Previously, On Allison’s Written Words…
From families who engage in whitebread computer learning, to children and moms who internet, we’ve learned as much about mid-1990s computer technology and the internet as we could ever have hoped to learn. It has been a fun trip through a time when connecting to the internet involved a phone line, modem, and the AOL Running Man, when playing a game on the computer meant Minesweeper and Solitaire, and not Fortnite (though Peter Jamison preferred Duke Nukem). Searching the internet meant using Alta Vista and not Google.
Considering that we also lived that education, it is fun (in a weird way) to experience it all again, even if it is through cheesy training materials, as told by Training Video People.
I’m wrapping up 1990s Computer Learning Month by going corporate. Instead of training videos for the everyday computer user, we are going to learn how to demonstrate and sell (yes, sell!) a computer to the average person!
The year is 1992, the company is RadioShack, and their newest computer is a Sensation!
That’s actually what the model name is, Sensation! Yes, with an exclamation point.
Because nothing creates excitement (!) quite like an exclamation point in your product’s name!
Sansation Begins Where Ordinary PCs Stop!
Had to drive up the amount of times I use exclamation points in this article. Just because.
The Tandy Sensation! was one in a long line of computers made by the Tandy Corporation, a leather goods company that entered the new and exciting market of personal computers in 1977. They created a buzz in this new market with their pre-assembled microcomputer, as computers at that time came as kits.
Starting with the TRS-80 in 1977, their computers evolved throughout the late 1970s and into the 1980s, and were sold exclusively in Radio Shack stores, at a time when the market yielded very few computer stores. The Sensation! (replacing the model number system that all Tandy computers had until that point) made its way to RadioShack shelves in 1993, priced at $2398.95, it boasted the most features of its predecessors, along with new features that the competition could not offer!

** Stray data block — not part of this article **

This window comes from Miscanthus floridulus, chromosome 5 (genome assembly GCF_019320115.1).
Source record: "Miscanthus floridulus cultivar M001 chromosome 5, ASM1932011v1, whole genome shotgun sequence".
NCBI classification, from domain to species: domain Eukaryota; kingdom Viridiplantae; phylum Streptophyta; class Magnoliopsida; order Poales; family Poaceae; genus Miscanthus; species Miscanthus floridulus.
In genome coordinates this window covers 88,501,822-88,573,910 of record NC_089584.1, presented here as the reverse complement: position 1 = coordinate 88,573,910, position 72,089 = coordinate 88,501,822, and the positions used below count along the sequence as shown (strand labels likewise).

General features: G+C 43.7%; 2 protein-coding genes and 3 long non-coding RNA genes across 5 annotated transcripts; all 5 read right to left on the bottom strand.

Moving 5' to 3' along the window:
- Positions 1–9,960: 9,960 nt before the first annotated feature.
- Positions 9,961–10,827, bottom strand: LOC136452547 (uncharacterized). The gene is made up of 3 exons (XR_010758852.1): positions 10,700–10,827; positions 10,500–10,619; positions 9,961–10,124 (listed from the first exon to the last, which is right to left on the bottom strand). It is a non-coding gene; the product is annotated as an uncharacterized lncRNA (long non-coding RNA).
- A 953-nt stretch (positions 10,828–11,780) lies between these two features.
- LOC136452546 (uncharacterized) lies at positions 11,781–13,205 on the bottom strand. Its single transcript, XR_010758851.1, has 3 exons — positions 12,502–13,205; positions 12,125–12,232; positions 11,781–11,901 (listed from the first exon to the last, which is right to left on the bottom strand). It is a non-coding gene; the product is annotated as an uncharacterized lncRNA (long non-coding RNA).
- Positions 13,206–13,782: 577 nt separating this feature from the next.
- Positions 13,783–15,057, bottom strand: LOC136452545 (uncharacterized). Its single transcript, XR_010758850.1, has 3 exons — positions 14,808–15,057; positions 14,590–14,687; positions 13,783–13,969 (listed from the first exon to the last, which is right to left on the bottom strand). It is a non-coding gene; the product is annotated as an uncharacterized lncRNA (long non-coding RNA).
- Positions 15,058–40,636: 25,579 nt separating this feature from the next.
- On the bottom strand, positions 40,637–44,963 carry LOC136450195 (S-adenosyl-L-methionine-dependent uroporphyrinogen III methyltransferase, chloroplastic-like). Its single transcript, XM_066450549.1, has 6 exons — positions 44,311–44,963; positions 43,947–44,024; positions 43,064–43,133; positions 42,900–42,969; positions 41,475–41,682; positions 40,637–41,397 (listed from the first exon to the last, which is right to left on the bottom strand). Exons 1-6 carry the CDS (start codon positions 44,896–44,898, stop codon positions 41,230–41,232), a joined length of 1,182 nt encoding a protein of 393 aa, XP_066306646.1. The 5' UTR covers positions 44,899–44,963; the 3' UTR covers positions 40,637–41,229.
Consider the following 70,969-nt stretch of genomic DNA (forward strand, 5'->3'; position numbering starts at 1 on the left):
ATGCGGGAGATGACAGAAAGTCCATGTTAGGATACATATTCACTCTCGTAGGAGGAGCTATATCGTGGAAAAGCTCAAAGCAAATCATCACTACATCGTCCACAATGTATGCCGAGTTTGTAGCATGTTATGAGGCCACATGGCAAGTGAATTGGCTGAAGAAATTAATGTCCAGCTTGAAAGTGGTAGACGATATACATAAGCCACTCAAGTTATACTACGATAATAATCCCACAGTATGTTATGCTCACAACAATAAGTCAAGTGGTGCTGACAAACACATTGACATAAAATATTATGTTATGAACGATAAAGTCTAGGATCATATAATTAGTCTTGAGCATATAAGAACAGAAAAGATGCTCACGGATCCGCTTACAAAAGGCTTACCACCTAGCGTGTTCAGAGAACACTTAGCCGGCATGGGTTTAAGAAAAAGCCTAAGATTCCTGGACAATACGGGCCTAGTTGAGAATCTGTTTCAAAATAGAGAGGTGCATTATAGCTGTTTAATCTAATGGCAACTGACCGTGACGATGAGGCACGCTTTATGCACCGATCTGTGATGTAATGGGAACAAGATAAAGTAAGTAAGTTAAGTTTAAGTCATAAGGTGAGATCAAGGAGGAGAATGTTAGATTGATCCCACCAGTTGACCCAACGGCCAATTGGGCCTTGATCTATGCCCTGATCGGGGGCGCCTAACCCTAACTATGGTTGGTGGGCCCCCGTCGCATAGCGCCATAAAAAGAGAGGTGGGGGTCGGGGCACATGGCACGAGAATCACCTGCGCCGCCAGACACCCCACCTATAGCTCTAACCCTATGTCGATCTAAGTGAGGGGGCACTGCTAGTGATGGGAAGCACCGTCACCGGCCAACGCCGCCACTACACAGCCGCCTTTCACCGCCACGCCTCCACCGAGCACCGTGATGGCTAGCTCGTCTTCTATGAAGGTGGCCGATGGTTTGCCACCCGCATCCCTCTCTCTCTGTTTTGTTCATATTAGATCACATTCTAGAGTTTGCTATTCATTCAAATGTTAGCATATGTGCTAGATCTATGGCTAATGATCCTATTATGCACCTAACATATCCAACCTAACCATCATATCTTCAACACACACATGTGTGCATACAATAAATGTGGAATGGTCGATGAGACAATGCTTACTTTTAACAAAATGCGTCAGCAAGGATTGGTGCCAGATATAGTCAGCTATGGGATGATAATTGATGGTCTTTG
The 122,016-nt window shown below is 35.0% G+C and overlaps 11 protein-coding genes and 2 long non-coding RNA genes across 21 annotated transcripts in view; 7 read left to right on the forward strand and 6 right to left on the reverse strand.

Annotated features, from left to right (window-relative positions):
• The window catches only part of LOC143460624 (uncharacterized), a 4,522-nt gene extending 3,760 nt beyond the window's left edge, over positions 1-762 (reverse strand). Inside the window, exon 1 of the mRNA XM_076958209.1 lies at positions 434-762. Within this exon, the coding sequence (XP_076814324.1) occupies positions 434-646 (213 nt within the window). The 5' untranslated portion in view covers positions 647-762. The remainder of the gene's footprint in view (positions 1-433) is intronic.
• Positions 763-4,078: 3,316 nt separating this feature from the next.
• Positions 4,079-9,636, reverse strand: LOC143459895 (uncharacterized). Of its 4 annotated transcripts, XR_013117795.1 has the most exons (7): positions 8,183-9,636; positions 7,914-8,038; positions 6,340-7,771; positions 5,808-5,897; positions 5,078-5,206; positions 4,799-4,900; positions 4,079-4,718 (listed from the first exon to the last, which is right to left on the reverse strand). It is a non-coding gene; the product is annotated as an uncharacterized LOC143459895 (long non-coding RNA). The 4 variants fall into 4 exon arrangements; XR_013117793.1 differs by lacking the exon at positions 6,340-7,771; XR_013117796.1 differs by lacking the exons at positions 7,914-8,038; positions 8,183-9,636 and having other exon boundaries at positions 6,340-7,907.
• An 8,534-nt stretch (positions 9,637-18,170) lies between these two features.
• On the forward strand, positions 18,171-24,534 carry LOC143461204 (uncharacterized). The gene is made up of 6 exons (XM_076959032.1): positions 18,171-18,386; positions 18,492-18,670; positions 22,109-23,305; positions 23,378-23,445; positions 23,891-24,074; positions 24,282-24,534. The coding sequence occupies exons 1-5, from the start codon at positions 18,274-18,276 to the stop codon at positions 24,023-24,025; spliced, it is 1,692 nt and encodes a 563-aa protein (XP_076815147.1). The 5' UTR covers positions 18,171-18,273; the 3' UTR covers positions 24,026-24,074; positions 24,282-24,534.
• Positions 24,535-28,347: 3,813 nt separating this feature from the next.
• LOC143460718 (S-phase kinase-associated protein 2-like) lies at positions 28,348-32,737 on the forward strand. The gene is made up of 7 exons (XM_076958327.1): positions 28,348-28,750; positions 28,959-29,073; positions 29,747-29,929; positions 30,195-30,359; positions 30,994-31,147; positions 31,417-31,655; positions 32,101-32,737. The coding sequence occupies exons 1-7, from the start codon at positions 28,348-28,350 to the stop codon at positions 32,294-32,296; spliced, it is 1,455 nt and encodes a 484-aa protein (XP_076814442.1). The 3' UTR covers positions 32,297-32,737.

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Wow. Gotta get to RadioShack for this amazing new computer!
Watch The Demonstration Of The Tandy Sensation!, and Learn How To Sell…The Sensation!
“Once you’ve seen it in 16 million colors, heard it in true digital stereo sound, anything else is just a computer!”
Tell me MORE, Tandy Sensation!
I’m convinced there’s more exclamation points (and mentions of them) than in any other article I’ve written.
Anyway, this tutorial, meant for the purpose of teaching RadioShack employees how to demonstrate and sell the Tandy, is everything you need in your 1990s Computer Learning Life! It lacks Jamisons, it lacks moms, but it has the feeling of professionalism!
For the next 14 1/2 minutes, let RadioShack’s Marketing Manager of Computer Products Michael Money, along with Sales Training Specialist Michael Dryden, teach you how to not only demonstrate the product, but how to sell it to your potential purchasers. The high-appeal features are at the forefront of this demonstration video.